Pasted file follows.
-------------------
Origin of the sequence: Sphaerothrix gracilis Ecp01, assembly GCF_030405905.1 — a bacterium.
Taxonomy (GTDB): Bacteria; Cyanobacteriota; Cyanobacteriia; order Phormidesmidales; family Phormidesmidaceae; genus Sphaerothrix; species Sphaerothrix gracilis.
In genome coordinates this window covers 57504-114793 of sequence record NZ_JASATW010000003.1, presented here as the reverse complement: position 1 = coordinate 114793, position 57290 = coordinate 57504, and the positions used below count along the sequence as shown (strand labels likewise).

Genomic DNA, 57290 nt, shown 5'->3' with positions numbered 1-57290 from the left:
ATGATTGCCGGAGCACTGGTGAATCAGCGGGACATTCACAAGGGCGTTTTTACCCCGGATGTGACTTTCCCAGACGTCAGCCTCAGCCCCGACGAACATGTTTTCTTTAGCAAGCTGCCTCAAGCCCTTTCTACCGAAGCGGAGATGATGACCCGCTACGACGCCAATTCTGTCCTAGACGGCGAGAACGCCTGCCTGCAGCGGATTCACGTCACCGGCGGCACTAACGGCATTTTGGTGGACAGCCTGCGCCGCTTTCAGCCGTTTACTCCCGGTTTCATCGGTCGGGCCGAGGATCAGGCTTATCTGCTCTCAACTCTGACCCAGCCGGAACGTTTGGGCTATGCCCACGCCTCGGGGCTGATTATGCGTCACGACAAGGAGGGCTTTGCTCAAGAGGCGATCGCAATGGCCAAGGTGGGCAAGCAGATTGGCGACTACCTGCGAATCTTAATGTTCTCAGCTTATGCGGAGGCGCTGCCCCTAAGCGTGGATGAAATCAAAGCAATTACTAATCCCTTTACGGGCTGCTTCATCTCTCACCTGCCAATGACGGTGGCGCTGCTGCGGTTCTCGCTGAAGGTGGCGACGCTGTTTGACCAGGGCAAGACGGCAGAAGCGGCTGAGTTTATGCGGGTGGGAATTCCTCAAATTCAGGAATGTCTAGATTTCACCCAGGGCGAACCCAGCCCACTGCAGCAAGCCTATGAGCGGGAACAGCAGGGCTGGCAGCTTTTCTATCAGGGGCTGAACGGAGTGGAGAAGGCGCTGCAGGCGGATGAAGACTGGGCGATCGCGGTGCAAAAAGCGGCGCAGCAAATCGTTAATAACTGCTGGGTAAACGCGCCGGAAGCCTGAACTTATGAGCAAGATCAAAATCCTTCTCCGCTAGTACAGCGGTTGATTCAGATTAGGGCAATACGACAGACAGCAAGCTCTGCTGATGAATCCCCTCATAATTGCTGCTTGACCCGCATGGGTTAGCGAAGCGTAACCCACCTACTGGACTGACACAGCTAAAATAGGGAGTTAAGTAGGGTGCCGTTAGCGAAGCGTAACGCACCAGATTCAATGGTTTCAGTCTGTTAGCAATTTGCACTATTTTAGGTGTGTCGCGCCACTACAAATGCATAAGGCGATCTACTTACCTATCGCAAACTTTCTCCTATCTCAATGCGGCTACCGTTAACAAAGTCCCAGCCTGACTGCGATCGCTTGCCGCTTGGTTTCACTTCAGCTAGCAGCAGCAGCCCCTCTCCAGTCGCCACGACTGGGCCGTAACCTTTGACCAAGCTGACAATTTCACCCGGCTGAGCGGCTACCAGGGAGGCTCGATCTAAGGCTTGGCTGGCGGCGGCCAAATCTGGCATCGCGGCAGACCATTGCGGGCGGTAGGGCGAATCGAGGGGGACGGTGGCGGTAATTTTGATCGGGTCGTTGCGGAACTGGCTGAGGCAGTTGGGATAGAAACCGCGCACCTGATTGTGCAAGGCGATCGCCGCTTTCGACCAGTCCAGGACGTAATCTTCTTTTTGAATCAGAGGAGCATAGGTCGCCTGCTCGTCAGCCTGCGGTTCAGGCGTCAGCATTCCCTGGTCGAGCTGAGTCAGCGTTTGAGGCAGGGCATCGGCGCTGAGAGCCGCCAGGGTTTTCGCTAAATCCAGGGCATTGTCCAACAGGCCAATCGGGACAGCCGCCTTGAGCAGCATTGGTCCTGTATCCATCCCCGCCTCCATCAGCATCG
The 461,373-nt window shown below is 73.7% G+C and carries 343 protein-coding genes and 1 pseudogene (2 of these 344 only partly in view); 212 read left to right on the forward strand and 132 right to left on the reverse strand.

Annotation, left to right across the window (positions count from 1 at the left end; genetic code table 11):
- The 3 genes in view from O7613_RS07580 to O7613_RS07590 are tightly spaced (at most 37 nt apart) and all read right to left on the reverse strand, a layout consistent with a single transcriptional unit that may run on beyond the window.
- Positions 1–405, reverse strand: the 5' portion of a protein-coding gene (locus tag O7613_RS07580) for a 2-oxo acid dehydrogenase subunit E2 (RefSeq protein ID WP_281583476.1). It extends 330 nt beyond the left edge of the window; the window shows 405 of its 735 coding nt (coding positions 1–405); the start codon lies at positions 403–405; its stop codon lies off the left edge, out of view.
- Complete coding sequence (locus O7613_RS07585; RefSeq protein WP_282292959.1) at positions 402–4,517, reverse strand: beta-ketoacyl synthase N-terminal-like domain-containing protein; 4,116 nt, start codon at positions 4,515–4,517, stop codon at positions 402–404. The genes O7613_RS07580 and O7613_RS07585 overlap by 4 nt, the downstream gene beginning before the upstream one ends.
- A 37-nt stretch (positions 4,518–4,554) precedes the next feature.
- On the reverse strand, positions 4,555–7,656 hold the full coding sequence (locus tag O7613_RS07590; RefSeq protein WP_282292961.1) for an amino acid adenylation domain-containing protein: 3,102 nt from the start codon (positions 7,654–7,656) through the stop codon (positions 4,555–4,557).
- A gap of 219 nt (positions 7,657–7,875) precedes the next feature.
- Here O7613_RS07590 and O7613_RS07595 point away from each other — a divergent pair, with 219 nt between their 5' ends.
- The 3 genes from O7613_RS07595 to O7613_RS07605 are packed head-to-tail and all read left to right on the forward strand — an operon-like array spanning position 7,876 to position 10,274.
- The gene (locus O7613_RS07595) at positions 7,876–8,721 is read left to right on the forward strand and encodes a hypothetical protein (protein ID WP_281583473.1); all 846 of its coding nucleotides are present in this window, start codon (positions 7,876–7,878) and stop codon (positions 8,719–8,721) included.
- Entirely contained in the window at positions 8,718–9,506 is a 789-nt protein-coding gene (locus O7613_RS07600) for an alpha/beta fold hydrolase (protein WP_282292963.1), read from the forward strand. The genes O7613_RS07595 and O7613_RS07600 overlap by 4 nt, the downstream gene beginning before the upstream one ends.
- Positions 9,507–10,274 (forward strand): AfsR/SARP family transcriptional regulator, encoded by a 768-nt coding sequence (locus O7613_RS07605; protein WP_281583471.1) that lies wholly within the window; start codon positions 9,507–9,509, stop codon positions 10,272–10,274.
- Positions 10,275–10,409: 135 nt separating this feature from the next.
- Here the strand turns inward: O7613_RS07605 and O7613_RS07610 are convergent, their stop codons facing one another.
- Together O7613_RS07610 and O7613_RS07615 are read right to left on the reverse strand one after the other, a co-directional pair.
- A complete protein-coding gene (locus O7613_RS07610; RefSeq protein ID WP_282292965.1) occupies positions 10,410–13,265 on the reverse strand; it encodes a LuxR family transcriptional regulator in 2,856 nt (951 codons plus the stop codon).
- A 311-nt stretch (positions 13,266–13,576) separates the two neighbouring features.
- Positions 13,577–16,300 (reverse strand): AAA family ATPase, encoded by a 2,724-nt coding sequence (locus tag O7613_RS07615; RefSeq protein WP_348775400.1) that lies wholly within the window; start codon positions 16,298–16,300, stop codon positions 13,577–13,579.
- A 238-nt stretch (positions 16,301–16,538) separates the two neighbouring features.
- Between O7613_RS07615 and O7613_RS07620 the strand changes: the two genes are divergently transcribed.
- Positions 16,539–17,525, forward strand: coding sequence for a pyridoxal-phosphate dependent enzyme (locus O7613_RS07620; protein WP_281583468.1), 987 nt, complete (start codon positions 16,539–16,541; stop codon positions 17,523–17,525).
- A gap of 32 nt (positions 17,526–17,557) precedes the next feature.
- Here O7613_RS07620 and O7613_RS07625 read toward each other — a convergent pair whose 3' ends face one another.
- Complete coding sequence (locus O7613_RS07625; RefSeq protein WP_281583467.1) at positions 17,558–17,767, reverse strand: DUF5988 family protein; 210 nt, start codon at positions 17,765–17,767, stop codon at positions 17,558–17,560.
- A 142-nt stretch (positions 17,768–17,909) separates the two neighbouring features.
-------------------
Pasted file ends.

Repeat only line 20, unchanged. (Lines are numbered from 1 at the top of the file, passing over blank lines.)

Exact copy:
- Here the strand turns inward: O7613_RS07605 and O7613_RS07610 are convergent, their stop codons facing one another.